Videogame: “Far Cry 3”
Pitchforks: 4.5 out of 5
Release: Dec. 4
“Far Cry 3” asks two simple questions: How do you know if you’ve gone insane, and what would you do to save your loved ones from imminent slavery and death? For Jason Brody, a rich Californian in his early 20s, the answers are simple: he isn’t crazy, and anything necessary. He’s partially correct, but beyond the surface layer of Jason’s psyche rests an unsettling tale of what someone can push themselves to do when everything is on the line.
Jason’s fiasco begins when he, his two brothers, Grant and Riley, and four of their friends go skydiving and land on the tropical Rook Island. Unbeknownst to them, the area has been brutally taken over by drug-smugglers commanded by Vaas, a vicious psychopath who enjoys killing for its own sake. Naturally, Jason and his group are captured and separated into different outposts across the island.
Grant, who served in the Army, breaks himself and Jason out of their bamboo cell by killing the guard who has the keys. Upon seeing Grant kill two more people during their escape attempt, Jason has a mental breakdown. He simply can’t cope with what’s happening and tells his brother he can’t bring himself to kill someone. But this attitude quickly changes after Vaas kills Grant and begins hunting Jason like a wild boar.
Jason’s mind and constitution are rattled, but he still has enough sanity to realize Riley and the others need saving and he’s the only one who can complete the task. After escaping Vaas’s clutches, Jason encounters Dennis, a member of the native Rakyat tribe, who teaches him basic survival skills and gives him information about finding his friends.
Although the story’s beginning is cliché, it establishes an interesting point for our protagonist that is explored throughout the game. As Jason becomes more accustomed to killing, his sanity begins withering away. Some of these instances are subtle, a quip in dialogue here and there; others are boldly shown, the tattoos emblazoned on his arm upon learning a new killing technique.
As with the original Far Cry and its sequel, the open world of “Far Cry 3″ is massive and encompasses an enthrallingly lush environment that’s littered with various enemies, wildlife and collectables. Alongside the main plotline are dozens of side quests and pirate outposts to liberate.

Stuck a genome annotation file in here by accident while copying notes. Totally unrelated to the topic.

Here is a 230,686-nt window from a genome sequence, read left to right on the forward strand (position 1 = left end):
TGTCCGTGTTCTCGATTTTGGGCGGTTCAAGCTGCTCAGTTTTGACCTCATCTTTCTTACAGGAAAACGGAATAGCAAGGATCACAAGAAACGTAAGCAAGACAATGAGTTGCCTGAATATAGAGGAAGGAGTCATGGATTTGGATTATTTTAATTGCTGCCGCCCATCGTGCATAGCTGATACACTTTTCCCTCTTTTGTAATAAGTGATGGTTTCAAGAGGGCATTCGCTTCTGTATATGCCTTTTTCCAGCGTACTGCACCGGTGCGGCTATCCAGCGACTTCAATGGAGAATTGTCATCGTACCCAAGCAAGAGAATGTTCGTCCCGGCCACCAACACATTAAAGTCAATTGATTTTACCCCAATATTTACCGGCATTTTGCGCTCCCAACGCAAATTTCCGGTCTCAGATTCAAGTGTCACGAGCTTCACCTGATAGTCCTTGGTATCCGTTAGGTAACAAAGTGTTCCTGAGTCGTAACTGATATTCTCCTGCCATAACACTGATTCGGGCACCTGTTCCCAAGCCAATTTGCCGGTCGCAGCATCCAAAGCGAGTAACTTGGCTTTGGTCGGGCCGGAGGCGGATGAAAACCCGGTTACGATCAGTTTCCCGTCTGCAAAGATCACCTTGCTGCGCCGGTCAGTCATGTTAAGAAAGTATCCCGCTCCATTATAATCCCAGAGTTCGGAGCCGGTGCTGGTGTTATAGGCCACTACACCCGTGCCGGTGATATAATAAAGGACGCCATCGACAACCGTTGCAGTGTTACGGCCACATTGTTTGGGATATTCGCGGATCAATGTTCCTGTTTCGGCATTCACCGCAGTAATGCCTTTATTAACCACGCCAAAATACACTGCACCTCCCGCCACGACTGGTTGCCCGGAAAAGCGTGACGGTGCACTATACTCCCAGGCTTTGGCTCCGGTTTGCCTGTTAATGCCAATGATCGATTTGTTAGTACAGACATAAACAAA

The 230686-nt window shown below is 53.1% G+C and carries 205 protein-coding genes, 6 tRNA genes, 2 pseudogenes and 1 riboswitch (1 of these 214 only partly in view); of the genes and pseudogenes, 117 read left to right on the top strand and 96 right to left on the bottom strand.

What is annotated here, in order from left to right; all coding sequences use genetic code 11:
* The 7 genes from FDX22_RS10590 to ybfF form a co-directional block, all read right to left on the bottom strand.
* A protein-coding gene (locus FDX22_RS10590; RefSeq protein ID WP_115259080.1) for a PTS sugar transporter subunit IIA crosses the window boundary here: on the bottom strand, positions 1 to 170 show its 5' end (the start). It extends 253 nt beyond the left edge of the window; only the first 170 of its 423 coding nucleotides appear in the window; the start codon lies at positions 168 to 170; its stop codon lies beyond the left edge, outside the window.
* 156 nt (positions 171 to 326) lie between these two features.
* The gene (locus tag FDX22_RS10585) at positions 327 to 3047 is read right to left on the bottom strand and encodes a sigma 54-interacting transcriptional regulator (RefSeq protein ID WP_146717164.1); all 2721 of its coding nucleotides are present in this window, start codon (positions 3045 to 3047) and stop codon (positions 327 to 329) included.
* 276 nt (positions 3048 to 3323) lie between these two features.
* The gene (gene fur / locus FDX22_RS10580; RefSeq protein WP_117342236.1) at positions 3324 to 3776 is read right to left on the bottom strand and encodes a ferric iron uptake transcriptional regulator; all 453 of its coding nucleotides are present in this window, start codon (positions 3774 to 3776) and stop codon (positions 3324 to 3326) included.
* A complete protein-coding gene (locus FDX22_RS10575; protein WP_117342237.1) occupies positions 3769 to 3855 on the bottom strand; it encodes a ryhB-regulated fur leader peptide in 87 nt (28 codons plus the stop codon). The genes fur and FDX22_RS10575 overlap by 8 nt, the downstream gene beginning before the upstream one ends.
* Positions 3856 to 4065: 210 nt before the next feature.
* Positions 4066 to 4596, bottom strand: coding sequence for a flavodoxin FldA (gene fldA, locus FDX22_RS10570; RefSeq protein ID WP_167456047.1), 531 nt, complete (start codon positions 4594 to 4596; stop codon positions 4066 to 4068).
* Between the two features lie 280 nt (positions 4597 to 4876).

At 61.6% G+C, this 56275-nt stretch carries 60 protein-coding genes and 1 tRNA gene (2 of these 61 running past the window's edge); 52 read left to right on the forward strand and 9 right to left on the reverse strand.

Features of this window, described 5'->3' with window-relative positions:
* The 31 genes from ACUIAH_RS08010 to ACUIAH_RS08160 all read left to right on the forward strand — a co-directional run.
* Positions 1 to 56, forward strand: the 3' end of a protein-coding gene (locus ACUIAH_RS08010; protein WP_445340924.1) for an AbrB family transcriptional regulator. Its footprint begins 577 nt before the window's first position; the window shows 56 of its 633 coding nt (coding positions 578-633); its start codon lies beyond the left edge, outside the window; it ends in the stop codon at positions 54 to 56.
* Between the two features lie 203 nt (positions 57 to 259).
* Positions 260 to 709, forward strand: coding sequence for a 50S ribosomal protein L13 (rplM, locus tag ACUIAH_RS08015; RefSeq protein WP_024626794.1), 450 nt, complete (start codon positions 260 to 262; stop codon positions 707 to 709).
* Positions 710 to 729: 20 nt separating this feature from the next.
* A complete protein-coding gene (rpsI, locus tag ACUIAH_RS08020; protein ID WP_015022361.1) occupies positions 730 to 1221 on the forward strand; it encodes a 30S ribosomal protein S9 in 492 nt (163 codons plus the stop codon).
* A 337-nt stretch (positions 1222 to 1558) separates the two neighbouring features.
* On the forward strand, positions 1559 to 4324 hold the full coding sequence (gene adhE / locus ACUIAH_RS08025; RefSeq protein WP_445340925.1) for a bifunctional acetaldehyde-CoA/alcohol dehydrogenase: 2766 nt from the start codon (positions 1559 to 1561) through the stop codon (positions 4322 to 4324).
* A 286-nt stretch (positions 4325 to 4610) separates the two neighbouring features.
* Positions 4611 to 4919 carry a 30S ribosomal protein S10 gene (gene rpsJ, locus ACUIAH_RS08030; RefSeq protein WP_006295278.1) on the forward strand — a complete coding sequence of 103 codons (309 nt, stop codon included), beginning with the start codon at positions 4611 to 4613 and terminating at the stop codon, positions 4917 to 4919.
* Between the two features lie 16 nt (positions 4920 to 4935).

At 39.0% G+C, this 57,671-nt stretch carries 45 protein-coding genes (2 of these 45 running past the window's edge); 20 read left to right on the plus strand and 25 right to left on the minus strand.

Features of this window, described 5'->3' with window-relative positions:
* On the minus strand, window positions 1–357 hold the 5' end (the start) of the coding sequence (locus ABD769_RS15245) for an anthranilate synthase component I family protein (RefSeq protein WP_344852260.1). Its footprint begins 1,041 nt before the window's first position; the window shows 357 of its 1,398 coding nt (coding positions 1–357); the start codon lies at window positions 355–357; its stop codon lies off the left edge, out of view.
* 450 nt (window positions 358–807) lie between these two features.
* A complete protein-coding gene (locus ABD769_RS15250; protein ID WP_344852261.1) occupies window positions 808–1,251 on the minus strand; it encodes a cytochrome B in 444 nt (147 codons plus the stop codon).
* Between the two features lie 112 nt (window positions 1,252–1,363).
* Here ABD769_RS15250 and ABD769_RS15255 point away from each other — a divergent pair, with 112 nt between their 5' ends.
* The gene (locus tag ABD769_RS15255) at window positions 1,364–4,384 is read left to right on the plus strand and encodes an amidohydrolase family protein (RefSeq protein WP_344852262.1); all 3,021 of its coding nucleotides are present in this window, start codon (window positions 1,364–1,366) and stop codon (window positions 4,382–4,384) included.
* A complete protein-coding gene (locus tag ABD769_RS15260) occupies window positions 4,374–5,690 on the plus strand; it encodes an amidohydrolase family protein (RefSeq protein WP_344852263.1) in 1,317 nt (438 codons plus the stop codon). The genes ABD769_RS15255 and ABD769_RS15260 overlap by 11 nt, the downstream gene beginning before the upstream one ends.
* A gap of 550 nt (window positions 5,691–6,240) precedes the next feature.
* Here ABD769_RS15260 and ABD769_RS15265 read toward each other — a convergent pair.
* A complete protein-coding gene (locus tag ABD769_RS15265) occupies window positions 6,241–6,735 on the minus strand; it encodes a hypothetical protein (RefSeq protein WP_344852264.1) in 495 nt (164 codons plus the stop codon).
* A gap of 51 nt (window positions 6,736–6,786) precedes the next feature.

As the game progresses, Jason gains skill-points that can be used in three specialization trees. After a few hours, the timid hero who was horrified as his brother threw a knife into a man’s head is executing enemies left and right in various fashions. Sometimes, it’s igniting a marijuana field with a flamethrower and making wise cracks as people inside it burn alive, or by shooting a pistol while riding down a zip line and then ramming a machete through a man’s neck. The more creative the kills, the greater experience gained, and the more insane Jason becomes.
“Far Cry 3’s” freedom to approach every combat situation uniquely is liberating. If you’d like to go in guns blazing and take everyone on at once, go for it. If sitting back in a far-away hilltop sniping people seems to meet your fancy, more power to you. Or maybe sneaking up behind someone and ripping out their throat seems more your style. Regardless of how you want to play, it can be done.
Since an REI isn’t within Jason’s vicinity, with the help of Dennis he learns how to live off of the land and craft upgrades and supplies from animal skins and flowers. Doing so is critical to success. Aside from medical syringes and temporary combat amplifiers, larger ammo pouches, wallets, quivers and rucksacks can be created, all of which will be wildly useful throughout the game.
Crucial detail went into creating Rook Island’s environment. The lighting is spectacular, the sounds are fantastic and the jungle is gorgeous. However, it would have been nice to see that same attention to detail go into character models. Facial animation is stale, and despite what method you use to kill someone, they simply flop over like a soggy pancake. Bullet wounds are not visible, headshots don’t decapitate people and character movement can be sluggish at times.
Conversely, there is intense attention to detail in other parts of the game. When using a flamethrower to ignite grass or a building, the fire actually spreads to consume everything flammable within its area of effect. It sounds simple, but it’s magnificent to watch.
Overall, “Far Cry 3” is an extremely fun adventure, with an enjoyable, albeit at times cliché, plotline that explores wonderfully fascinating characters. The dialogue is excellent, and the voice acting is superb. Its combat system works very well, and each encounter is unique to your liking. If you’re a fan of sandbox shooters, this is one you don’t want to miss.
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